Problem with the older population

Currently, death and hospitalisation rates from Covid in China are still quite low, although the story in Hong Kong is more alarming. See these two charts taken from Worldometer.

In China, vaccines have been predominantly administered to the working population, with the older population protected by China's zero-tolerance approach to Covid.

According to the FT, no less than 130 million Chinese aged 60 or over have not yet been vaccinated or at least haven't received the triple vaccination

But there is a deeper problem. In China, conspiracy theories abound, especially concerning Western mRNA vaccines such as the Pfizer vaccine.

Furthermore, vaccines that have been applied are Chinese, which use more traditional vaccine approaches — like administering a mild form of the disease.

Studies show that mRNA is more effective at the first dose and Chinese vaccines only provide cover comparable to the vaccines we have seen in the West by the third jab.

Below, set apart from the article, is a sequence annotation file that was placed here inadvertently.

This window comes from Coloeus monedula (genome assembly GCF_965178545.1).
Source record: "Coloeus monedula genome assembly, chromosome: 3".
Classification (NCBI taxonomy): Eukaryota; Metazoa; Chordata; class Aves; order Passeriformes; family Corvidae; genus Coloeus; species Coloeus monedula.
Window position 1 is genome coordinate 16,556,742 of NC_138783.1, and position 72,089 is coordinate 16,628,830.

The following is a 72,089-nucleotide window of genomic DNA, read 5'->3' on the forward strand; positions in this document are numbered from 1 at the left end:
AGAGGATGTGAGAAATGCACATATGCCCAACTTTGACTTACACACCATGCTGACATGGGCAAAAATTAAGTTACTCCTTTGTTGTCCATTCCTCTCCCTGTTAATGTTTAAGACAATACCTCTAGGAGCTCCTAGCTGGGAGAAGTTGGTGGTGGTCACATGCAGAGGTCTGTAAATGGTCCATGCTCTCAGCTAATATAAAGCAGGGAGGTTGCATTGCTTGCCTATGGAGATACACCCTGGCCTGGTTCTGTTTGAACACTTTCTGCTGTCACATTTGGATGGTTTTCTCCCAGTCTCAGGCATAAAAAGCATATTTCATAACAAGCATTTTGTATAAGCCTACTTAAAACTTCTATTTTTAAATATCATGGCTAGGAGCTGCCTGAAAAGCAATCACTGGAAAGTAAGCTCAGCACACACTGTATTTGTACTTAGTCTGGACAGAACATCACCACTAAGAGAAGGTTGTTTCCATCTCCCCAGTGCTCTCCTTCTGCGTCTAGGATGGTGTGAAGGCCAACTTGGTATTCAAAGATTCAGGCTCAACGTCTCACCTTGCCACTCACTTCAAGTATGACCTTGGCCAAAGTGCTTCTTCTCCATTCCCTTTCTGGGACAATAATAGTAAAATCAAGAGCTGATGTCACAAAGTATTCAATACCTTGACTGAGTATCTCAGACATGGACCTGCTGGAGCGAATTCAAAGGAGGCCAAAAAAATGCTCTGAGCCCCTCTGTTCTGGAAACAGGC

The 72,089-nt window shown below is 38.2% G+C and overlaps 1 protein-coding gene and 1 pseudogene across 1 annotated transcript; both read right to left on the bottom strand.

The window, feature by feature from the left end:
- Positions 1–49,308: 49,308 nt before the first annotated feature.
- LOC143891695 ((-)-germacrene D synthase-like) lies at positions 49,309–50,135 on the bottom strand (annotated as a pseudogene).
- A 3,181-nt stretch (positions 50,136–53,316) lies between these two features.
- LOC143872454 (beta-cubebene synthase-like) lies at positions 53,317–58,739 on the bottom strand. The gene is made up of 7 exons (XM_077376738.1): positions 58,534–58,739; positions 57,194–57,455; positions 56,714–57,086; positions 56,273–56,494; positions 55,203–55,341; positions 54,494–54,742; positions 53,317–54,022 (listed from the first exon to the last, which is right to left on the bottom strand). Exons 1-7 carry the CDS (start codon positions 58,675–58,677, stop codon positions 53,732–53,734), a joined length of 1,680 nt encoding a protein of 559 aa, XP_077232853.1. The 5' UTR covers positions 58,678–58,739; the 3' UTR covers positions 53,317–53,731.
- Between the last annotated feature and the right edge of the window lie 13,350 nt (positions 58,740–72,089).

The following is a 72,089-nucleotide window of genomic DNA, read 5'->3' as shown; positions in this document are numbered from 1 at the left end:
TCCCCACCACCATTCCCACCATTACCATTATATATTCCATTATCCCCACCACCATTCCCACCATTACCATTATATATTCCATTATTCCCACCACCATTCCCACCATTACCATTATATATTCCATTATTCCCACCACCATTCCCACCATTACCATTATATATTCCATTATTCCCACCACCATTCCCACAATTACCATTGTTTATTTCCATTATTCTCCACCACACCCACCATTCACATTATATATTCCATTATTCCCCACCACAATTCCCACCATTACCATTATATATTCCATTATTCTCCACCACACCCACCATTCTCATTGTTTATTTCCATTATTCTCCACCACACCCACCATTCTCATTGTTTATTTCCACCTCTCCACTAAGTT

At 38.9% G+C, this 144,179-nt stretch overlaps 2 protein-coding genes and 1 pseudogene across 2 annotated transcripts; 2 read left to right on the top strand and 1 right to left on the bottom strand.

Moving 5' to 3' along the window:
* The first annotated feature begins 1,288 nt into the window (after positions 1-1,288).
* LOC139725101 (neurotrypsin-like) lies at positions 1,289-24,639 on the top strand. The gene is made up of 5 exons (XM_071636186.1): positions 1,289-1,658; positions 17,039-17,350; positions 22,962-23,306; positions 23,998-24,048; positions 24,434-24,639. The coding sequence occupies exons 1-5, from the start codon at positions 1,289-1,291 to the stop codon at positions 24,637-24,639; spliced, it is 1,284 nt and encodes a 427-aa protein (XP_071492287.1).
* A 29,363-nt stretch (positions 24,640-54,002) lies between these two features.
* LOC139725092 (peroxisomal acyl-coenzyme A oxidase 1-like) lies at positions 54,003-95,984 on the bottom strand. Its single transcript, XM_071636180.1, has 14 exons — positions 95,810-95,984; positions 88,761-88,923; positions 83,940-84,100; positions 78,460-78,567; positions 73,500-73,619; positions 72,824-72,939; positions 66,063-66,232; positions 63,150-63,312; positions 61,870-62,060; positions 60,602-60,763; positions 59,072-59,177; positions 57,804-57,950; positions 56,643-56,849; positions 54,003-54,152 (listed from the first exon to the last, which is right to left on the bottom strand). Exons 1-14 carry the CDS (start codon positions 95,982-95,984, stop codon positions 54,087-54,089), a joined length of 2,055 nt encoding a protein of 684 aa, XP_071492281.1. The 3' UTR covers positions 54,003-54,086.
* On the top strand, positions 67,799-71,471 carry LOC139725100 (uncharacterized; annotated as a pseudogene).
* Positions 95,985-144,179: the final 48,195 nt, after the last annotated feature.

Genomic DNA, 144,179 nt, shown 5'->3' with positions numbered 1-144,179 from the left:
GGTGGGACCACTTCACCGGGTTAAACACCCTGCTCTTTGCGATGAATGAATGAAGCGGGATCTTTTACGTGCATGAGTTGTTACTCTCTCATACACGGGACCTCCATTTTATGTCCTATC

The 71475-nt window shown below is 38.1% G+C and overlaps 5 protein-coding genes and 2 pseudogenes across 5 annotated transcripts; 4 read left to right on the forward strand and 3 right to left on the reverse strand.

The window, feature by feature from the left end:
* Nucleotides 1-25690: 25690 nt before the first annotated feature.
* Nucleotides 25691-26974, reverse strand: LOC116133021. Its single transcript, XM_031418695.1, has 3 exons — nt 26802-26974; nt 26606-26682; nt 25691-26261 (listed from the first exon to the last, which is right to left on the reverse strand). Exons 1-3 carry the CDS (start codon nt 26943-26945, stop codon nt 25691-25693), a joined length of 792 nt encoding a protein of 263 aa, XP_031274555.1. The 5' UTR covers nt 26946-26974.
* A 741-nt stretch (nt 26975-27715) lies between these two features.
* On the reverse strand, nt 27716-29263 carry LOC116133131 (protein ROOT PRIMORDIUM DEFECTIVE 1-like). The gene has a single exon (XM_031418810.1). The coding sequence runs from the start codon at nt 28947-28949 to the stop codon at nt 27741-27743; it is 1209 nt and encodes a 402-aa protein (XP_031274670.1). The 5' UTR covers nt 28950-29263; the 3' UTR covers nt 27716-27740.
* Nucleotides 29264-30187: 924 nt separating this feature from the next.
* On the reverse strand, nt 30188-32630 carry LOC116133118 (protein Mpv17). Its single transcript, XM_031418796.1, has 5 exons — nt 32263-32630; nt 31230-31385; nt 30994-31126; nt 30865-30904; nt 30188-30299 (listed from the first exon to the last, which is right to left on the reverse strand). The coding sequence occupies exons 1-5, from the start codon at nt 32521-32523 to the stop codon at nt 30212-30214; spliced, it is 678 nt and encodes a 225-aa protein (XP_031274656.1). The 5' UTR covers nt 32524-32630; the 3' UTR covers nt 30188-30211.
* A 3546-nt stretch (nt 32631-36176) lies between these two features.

So what has got wrong?

China has responded angrily to claims that its vaccine policy is to blame.

Chinese President Xi Jinping said: "Against the background of the COVID-19 pandemic that rages across the world, we have put first the health of all participants, adhered to the policy of preventing the coronavirus from re-entering the country to cause a new epidemic, and strictly implemented the prevention and control measures."

He added: "As some foreign athletes have said, if there was a gold medal for responding to the pandemic, then China deserves it."

However, that is so far. Whether the  Chinese people will tolerate another extended lockdown, especially given reports of food shortages, is open to question.